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Division is what we make if it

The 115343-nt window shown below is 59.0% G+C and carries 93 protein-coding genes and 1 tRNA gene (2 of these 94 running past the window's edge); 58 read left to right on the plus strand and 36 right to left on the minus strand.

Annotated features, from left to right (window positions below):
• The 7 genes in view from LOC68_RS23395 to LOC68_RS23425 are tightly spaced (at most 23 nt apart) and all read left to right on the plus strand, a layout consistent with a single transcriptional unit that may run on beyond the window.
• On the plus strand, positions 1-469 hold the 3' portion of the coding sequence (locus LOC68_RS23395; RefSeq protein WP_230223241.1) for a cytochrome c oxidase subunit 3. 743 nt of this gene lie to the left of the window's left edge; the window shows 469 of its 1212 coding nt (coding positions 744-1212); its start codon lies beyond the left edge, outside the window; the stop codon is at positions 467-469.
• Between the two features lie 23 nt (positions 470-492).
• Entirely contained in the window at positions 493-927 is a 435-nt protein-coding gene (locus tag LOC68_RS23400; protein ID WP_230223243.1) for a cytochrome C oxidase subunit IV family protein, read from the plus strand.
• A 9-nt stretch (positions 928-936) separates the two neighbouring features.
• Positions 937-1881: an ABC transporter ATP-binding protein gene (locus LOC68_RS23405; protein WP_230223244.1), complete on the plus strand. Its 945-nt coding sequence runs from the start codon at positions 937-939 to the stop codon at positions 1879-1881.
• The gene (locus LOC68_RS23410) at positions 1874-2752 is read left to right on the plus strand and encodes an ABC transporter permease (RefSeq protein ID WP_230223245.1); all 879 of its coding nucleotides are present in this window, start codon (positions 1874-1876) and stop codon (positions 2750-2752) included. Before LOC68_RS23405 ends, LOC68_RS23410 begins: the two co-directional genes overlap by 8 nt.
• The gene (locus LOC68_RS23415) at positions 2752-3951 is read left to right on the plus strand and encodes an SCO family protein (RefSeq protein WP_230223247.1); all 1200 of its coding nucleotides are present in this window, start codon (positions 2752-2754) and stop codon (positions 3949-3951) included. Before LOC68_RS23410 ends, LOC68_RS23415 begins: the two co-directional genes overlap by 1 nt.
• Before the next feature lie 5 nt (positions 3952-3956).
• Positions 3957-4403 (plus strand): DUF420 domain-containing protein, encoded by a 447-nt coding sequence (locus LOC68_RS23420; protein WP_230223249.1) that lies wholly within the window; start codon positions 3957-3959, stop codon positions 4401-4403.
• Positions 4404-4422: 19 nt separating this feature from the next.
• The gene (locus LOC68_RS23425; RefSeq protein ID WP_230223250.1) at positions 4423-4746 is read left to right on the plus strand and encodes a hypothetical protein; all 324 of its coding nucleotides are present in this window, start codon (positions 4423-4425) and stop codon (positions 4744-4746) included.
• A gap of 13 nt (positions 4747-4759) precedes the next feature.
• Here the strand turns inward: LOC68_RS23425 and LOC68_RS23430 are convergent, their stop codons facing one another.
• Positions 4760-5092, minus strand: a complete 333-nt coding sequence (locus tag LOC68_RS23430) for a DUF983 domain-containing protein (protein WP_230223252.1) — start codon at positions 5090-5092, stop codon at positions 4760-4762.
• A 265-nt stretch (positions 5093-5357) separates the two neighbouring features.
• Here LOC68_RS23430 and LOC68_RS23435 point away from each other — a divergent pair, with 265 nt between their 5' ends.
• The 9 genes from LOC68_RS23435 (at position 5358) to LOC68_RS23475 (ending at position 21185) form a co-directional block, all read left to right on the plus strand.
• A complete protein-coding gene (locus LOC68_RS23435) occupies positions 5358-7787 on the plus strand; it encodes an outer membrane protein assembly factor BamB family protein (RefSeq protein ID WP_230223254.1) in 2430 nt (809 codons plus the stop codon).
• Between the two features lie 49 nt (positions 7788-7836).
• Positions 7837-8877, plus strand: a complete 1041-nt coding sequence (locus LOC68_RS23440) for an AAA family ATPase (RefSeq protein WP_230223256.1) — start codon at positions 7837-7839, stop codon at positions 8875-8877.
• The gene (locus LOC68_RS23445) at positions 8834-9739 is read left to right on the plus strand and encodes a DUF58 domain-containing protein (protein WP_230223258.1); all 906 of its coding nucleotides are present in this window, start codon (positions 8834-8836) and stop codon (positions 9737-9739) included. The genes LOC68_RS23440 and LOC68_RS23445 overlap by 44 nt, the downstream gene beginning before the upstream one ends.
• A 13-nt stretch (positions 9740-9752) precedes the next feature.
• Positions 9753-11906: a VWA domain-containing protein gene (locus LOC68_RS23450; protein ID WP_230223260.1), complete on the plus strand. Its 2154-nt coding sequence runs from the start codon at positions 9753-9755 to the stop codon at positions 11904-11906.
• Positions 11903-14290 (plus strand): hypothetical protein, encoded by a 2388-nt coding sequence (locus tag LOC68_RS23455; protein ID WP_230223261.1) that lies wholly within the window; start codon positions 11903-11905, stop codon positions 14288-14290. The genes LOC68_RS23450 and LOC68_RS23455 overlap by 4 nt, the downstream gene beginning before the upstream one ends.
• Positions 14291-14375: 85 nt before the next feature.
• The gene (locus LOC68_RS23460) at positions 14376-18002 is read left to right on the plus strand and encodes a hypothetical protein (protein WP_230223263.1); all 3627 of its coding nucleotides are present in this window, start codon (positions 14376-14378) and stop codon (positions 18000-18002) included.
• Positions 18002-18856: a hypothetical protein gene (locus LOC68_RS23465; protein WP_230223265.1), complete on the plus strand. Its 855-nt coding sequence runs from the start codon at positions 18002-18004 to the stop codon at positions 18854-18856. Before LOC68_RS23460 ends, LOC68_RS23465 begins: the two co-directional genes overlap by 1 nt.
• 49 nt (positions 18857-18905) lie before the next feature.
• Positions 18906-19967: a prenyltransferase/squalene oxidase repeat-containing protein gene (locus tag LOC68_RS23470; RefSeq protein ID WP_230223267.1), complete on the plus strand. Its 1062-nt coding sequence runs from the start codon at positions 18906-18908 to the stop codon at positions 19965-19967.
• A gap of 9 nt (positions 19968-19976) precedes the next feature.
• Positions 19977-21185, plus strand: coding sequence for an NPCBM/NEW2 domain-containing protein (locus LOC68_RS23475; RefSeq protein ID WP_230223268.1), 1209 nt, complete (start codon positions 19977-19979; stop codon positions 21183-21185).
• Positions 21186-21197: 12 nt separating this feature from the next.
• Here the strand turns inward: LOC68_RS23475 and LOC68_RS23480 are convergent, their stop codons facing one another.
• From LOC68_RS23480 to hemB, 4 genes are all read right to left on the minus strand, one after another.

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Jeremiah 23:23 – 29 Psalm 82 Hebrews 11:29 – 12:2 Luke 12:49 – 56 As a student of history, I am always fascinated to see and hear how different families reacted to different historical events. During the Revolutionary War, for instance, we often assume that most people living in the colonies were for the war against England. In fact, scholars estimate that between 15% to 20% of the 2.5 million people living in America at that time were Loyalists. Many of them for the simple reason that they feared the “madness of the multitude,” the violence and anarchy of rebellion and the possible despotism of an American Caesar. “Almost all of the loyalists were, in one way or another, more afraid of America than they were of Britain,” said William H. Nelson in the 1961 “The American Tory. The same divisions were found in the North and South during the Civil War. In the South, many people feared the unknown and refused to fight for an institution that they could not and would not support. In the North, many feared a strong central government and were willing to let states decide, even if they disagreed on the issues. Families divided on these political lines and many were torn apart by the war. It was easier to choose one side or another than it was to live as one who disagreed in the midst of those you disagreed with. We could continue to recount division after division over the years, not just about war, but also over major social issues and reforms. In the early part of the last century, many church folks fought for the prohibition of alcohol. During the Great depression many people complained about the New Deal and the jobs it brought. Throughout World War II many citizens had a difficult time waring against their native homeland while black Americans fought for a nation that segregated them even in War. During the 1960’s cultural revolution, families were divided on issues of race, civil rights, freedom and many struggled with what was proper dress, music and freedom for young people. In the ‘80’s social issues continued to cause division as issues that were important to one generation were not seen as important to the next. All of these point to the realities of today when we, as a nation, seemingly face a time of division. As we allow politicians to divide us over issues we really aren’t that far off from each other on, it becomes more and more difficult to carry on meaningful conversations and find common ground to move forward together on. It amazes me what both parties pretend to promise us knowing full well they can never deliver on many of these promises. It seems, so they argue, that we need a politician to save us from ourselves; when in reality we need to save ourselves from our politicians. It has become so sad that most millennials consider this election a joke and may not participate in it. I wonder then this morning, is it comforting or scary to seemingly hear Jesus say to us: there will be division and in fact, I have come to inspire some of it. There is power in the gospel to divide. There is power in the gospel to not build up as we often focus on and claim. There is power in the gospel to pit father against son, mother against daughter, daughter-in-law against mother-in-law. What happened to father-in-law and son-in-law? There is power in the gospel to divide us along lines of faith and tradition and along the lines of law and gospel. The law seems and feels easier to follow. The gospel allows us the freedom of living into the good news we are called to share together. Yet, despite the good news and the gospel we share, we often find it easier to divide rather than unite. We see churches divide over issues that do not affect them and we often find disunity more comforting than unity. We allow our feelings to be hurt, our personalities get in the way and we tear down rather than build up the body of Christ. Jesus began with a word of fire and baptism. Fire can be damaging and painful, it can also be used as a purifying force – a way to separate impurities from the pure metals, as a way to renew the land and as a way for the ancient believers to offer gifts of sacrifice to the gods in the form of smoke that arose to the heavens. For Jesus then the fire may hopefully burn down our human need for security and those human institutions and politicians who seek to provide us with human security instead of the security we find in our faith in God. The baptism Jesus mentions here is his own baptism into death on the cross. This is why he is under stress until it is complete. This is why he continually journeys towards Jerusalem and the cross. This is why our human understanding of baptism lifts up both the promise that comes from it and the death and new birth that comes through the symbolism of drowning and rising from the depths. It is both a happy occasion as we seek to continually find the power of god in our live and perhaps a sad occasion when we realize the power that God has now over our lives. I read a great poem the other day that mentioned a young person trying to get the priest to unbaptized them. After listening to the priest’s sermon, they no longer wanted to be beholden to this God who world demand that they act as Christ would act towards family, friends and enemies. I wonder sometimes, if we all think about that enough… Our baptisms invite us into the spiritual journey we call faith. Our baptisms invite us to live in a new kind of way where we think of others and not ourselves and the reward we may receive. Our baptisms invite us to look and interpret these times and consider all that Jesus has done, is doing and will continue to do for the poor, the outcast. The stranger, the foreigner, and hungry child, the poorly educated child, the hungry, the homeless, and anyone else who is among the lost, least, and overlooked in our society. Our baptisms may even lead us to Seminary or who knows, perhaps even Australia. There is the division Jesus seeks among families as we are called and sent into the world, even if it means sending our own into the world. Isn’t that ultimately what church is all about? Sure we want to get together with family and friends, share the peace and a meal, catch up on the gossip or welcome the newcomer among us. But mostly what we are seeking is encouragement, tools and the spiritual strength to make it through another week or two in this crazy mixed up world. In the midst of the unknown, in the midst of senseless and painful deaths, in the midst of the downright scary places and the crazy people around us, the church offers a sanctuary of peace, hope and security. This perhaps makes it all the more difficult to hear Jesus words today.In light of the possible division, let us commit ourselves to try these things. Let us try reaching out in love and faith to someone who is hurting. Try lifting up someone who is down and out. Try visiting with someone who is lonely or afraid. Let us try sitting with those whose lives are broken in the midst of loss and illness. Try sharing from our abundance with those who are less fortunate. Try to not judge and interpret everything others do in the best possible light. Let’s try to do these things knowing that we may not always be received, but in the process of trying, we are attempting to bring unity in the midst of division; peace in the midst of violence, and hope for a better future in the shadow of the cross of Christ. In this midst of the great War and division found in the waning aftermath of the Civil war, Abraham Lincoln, in his second inaugural address, attempted to bridge the gap of human decency and build a way forward for a united nation. "We are not enemies, but friends. We must not be enemies. Though passion may have strained it must not break our bonds of affection. The mystic chords of memory, stretching from every battlefield and patriot grave to every living heart and hearthstone all over this broad land, will yet swell the chorus of the Union, when again touched, as surely they will be, by the better angels of our nature." Perhaps the Olympics are an attempt by our divided world to bring us all together. Sure, there will be problems and issues when you get that many different people together in one place. However, for the most part, it has been about different people from different cultures, nations, and various skills at certain events coming together to play, compete and unite. The walls that divide in Rio De Janeiro can quickly come down, not just because they were hastily and shoddily built, but also because they are there for the same reason. For the love of their nation and for the love of the games they play. May we, in our journeys with Christ to the cross, see not some far off finish line that needs to be crossed, but may we instead see friend, foe, competitor and bystander alike. For the destination is assured, it is the journey to that place, the relationships we build, and the people whose lives we touch along the way that really and truly matter.